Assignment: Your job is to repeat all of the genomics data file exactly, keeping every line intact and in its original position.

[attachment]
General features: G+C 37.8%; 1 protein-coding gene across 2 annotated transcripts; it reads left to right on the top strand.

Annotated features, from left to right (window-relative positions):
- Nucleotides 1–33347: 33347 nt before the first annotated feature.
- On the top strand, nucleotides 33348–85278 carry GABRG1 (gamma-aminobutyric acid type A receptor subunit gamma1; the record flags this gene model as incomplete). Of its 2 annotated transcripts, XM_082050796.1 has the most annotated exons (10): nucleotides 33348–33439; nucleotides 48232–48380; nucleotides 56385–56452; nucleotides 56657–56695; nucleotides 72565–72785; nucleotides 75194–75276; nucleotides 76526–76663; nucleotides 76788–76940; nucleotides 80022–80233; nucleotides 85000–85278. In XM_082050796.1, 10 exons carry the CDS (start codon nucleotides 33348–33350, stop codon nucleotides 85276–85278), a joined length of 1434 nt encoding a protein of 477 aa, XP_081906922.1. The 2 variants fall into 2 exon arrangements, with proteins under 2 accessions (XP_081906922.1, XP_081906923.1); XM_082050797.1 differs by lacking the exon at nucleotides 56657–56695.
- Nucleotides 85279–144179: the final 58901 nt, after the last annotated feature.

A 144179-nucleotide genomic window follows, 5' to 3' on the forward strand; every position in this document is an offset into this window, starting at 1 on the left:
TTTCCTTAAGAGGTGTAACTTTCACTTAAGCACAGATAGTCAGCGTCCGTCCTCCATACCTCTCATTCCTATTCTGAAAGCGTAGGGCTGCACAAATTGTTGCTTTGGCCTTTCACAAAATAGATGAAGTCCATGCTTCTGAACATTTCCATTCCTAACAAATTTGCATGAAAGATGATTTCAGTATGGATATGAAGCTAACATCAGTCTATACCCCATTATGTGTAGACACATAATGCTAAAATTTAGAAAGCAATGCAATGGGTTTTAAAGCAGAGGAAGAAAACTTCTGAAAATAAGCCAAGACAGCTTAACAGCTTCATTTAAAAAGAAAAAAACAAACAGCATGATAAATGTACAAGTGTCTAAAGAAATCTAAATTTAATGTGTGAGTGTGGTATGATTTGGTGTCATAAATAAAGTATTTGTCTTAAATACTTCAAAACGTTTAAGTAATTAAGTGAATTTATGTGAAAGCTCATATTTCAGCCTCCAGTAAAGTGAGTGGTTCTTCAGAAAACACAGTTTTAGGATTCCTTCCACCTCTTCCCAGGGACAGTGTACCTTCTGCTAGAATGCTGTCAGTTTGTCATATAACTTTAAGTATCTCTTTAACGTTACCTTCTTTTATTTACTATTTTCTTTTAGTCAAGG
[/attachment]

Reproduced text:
General features: G+C 37.8%; 1 protein-coding gene across 2 annotated transcripts; it reads left to right on the top strand.

Annotated features, from left to right (window-relative positions):
- Nucleotides 1–33347: 33347 nt before the first annotated feature.
- On the top strand, nucleotides 33348–85278 carry GABRG1 (gamma-aminobutyric acid type A receptor subunit gamma1; the record flags this gene model as incomplete). Of its 2 annotated transcripts, XM_082050796.1 has the most annotated exons (10): nucleotides 33348–33439; nucleotides 48232–48380; nucleotides 56385–56452; nucleotides 56657–56695; nucleotides 72565–72785; nucleotides 75194–75276; nucleotides 76526–76663; nucleotides 76788–76940; nucleotides 80022–80233; nucleotides 85000–85278. In XM_082050796.1, 10 exons carry the CDS (start codon nucleotides 33348–33350, stop codon nucleotides 85276–85278), a joined length of 1434 nt encoding a protein of 477 aa, XP_081906922.1. The 2 variants fall into 2 exon arrangements, with proteins under 2 accessions (XP_081906922.1, XP_081906923.1); XM_082050797.1 differs by lacking the exon at nucleotides 56657–56695.
- Nucleotides 85279–144179: the final 58901 nt, after the last annotated feature.

A 144179-nucleotide genomic window follows, 5' to 3' on the forward strand; every position in this document is an offset into this window, starting at 1 on the left:
TTTCCTTAAGAGGTGTAACTTTCACTTAAGCACAGATAGTCAGCGTCCGTCCTCCATACCTCTCATTCCTATTCTGAAAGCGTAGGGCTGCACAAATTGTTGCTTTGGCCTTTCACAAAATAGATGAAGTCCATGCTTCTGAACATTTCCATTCCTAACAAATTTGCATGAAAGATGATTTCAGTATGGATATGAAGCTAACATCAGTCTATACCCCATTATGTGTAGACACATAATGCTAAAATTTAGAAAGCAATGCAATGGGTTTTAAAGCAGAGGAAGAAAACTTCTGAAAATAAGCCAAGACAGCTTAACAGCTTCATTTAAAAAGAAAAAAACAAACAGCATGATAAATGTACAAGTGTCTAAAGAAATCTAAATTTAATGTGTGAGTGTGGTATGATTTGGTGTCATAAATAAAGTATTTGTCTTAAATACTTCAAAACGTTTAAGTAATTAAGTGAATTTATGTGAAAGCTCATATTTCAGCCTCCAGTAAAGTGAGTGGTTCTTCAGAAAACACAGTTTTAGGATTCCTTCCACCTCTTCCCAGGGACAGTGTACCTTCTGCTAGAATGCTGTCAGTTTGTCATATAACTTTAAGTATCTCTTTAACGTTACCTTCTTTTATTTACTATTTTCTTTTAGTCAAGG